Seed saving (also known as “brown-bagging”) is an amazing skill to learn. Not only do you save money and control the quality of your plants from year-to-year, it’s a very rewarding step towards self-sufficiency. Imagine this: No dashing to the store to discover all of the “good tomato seeds” have been sold out for the season; No wondering if a particular variety will grow well in your area.
Do you grow garlic? You may already be practicing seed saving baby steps! When you grow your own garlic you select the best cloves for planting. You save them until the next planting season. The same general idea works for all open-pollinated non-hybrid plants. We have a new article called The Encyclopedia of Seed Saving that will talk you through the process of saving certain types of seeds. It is broken down into easy vegetable seeds, intermediate seed savers, and hard vegetable seeds, as well as herbs and flowers.
Learning to save just one or two types of seeds each season is a great way to build skills without becoming overwhelmed. Rome wasn’t built in a day, and neither will your seed collection be.
Saving Flower Seeds
Flowers are a great way to start saving seeds. I use pantyhose on my sunflowers to keep the seeds from dropping and keep the birds from eating them. I saw this great trick for saving flowers that I might have to implement this year in my self-seeding annual beds.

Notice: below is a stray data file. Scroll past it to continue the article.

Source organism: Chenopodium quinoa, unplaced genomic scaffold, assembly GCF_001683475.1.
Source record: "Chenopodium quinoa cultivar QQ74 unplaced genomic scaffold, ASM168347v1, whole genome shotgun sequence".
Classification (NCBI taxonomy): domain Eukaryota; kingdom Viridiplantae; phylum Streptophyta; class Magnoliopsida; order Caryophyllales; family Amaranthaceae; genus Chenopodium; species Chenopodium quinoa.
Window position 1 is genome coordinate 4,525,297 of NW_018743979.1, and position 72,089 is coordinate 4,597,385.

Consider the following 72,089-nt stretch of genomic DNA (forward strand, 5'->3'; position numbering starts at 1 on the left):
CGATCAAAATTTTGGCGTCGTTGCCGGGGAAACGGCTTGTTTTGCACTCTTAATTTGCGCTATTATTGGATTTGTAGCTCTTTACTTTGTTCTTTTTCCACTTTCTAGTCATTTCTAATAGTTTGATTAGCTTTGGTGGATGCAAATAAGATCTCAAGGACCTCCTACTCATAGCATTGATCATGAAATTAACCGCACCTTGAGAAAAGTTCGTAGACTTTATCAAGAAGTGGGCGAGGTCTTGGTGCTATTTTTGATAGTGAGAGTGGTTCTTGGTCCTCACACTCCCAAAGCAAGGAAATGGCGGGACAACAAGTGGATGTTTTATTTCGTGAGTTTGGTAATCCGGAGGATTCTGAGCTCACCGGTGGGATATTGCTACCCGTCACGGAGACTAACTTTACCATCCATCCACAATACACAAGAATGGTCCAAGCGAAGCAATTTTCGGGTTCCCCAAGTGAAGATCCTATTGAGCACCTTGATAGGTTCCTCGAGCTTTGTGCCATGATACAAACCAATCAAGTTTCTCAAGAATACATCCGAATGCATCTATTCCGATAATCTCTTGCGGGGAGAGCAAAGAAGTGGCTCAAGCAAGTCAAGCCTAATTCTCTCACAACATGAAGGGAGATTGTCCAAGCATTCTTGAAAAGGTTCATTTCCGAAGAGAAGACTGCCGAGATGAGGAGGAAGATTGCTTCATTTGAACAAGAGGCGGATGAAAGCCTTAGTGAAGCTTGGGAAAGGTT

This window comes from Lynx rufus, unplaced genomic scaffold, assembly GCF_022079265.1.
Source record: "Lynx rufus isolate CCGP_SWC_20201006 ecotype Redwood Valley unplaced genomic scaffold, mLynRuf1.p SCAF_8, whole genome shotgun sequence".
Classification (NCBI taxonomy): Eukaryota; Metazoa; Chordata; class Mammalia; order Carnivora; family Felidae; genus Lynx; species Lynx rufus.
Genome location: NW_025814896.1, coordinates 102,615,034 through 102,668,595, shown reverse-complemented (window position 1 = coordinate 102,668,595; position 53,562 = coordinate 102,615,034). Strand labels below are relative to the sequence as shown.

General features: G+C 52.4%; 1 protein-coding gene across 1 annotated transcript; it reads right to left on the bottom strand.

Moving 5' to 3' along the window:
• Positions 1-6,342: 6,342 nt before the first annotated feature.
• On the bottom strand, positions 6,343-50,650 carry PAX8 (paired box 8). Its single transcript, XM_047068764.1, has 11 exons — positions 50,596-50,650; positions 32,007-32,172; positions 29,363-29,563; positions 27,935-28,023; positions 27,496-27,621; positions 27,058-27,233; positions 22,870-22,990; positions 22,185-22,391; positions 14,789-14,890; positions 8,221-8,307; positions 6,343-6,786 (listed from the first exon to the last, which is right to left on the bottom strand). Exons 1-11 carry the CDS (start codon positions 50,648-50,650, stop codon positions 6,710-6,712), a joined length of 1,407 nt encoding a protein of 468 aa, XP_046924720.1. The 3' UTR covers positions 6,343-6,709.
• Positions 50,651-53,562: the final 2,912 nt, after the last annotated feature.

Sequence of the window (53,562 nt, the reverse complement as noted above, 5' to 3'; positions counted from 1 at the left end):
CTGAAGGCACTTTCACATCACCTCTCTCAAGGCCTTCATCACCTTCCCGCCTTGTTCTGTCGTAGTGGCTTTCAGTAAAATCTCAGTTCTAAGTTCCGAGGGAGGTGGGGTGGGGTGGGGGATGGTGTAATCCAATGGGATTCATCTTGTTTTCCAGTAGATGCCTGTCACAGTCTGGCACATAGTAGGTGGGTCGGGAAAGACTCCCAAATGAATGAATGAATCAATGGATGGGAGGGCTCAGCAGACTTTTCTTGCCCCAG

There are some flower seeds that are really easy to save. They provide an opportunity to practice the skill before tackling more advanced fruits, vegetables, and herbs. Here are some of my favorites:
- Bachelor Buttons/Cornflower
- Four o’Clock
- Morning Glory
These are true “brown bag” seed savers. Wait until the flowers have begun to die back and clip the heads into a paper bag. Once the flower heads have dried, give the bag a shake and you will see the seeds separate from the dried plant matter.
How long do seeds stay good for?
Annual flower seeds generally stay good for one to three years, with perennials lasting for two to four years. Most vegetable and fruit seeds last two or three years, but proper conditions can extend that period. A good way to extend the life of your seeds is to store the packets in a mason jar with some rice sprinkled in the bottom. If you are unsure whether your seeds are viable or not, you can try this simple germination test.
Free Printable Seed Packets
Sure, you can store your seeds in an envelope, a folded up piece of paper, or even in a pill bottle, but I like to have my own personal packets. I use these packets not only to save seeds for personal use but also for sharing seeds with friends and family.
To print your seed packets, just click here. After printing, just cut along the outline, fold the edges, and glue or tape the edges in place to seal. The additional space on the back is good for writing special instructions such as soak seeds before planting or biennial plant.
Happiness saved is the seed; happiness shared is the flower. -John Harrigan